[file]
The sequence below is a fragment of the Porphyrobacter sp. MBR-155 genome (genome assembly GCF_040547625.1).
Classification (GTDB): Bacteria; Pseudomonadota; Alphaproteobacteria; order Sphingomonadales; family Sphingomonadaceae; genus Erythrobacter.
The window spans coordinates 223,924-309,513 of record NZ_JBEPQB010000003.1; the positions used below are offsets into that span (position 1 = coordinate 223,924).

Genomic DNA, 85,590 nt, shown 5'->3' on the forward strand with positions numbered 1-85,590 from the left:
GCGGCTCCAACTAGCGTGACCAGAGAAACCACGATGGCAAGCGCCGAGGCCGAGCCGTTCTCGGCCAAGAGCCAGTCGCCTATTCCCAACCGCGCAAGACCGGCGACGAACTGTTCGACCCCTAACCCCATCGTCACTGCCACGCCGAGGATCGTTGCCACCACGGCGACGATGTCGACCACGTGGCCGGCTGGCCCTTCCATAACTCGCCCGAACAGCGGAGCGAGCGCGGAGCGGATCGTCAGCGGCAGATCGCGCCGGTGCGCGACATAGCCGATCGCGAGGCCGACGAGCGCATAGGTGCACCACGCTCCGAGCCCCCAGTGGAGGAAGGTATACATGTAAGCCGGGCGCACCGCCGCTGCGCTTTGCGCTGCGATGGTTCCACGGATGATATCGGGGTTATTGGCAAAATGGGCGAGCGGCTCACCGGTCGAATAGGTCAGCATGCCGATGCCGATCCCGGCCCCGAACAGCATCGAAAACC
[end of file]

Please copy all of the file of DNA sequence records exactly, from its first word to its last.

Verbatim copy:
The sequence below is a fragment of the Porphyrobacter sp. MBR-155 genome (genome assembly GCF_040547625.1).
Classification (GTDB): Bacteria; Pseudomonadota; Alphaproteobacteria; order Sphingomonadales; family Sphingomonadaceae; genus Erythrobacter.
The window spans coordinates 223,924-309,513 of record NZ_JBEPQB010000003.1; the positions used below are offsets into that span (position 1 = coordinate 223,924).

Genomic DNA, 85,590 nt, shown 5'->3' on the forward strand with positions numbered 1-85,590 from the left:
GCGGCTCCAACTAGCGTGACCAGAGAAACCACGATGGCAAGCGCCGAGGCCGAGCCGTTCTCGGCCAAGAGCCAGTCGCCTATTCCCAACCGCGCAAGACCGGCGACGAACTGTTCGACCCCTAACCCCATCGTCACTGCCACGCCGAGGATCGTTGCCACCACGGCGACGATGTCGACCACGTGGCCGGCTGGCCCTTCCATAACTCGCCCGAACAGCGGAGCGAGCGCGGAGCGGATCGTCAGCGGCAGATCGCGCCGGTGCGCGACATAGCCGATCGCGAGGCCGACGAGCGCATAGGTGCACCACGCTCCGAGCCCCCAGTGGAGGAAGGTATACATGTAAGCCGGGCGCACCGCCGCTGCGCTTTGCGCTGCGATGGTTCCACGGATGATATCGGGGTTATTGGCAAAATGGGCGAGCGGCTCACCGGTCGAATAGGTCAGCATGCCGATGCCGATCCCGGCCCCGAACAGCATCGAAAACC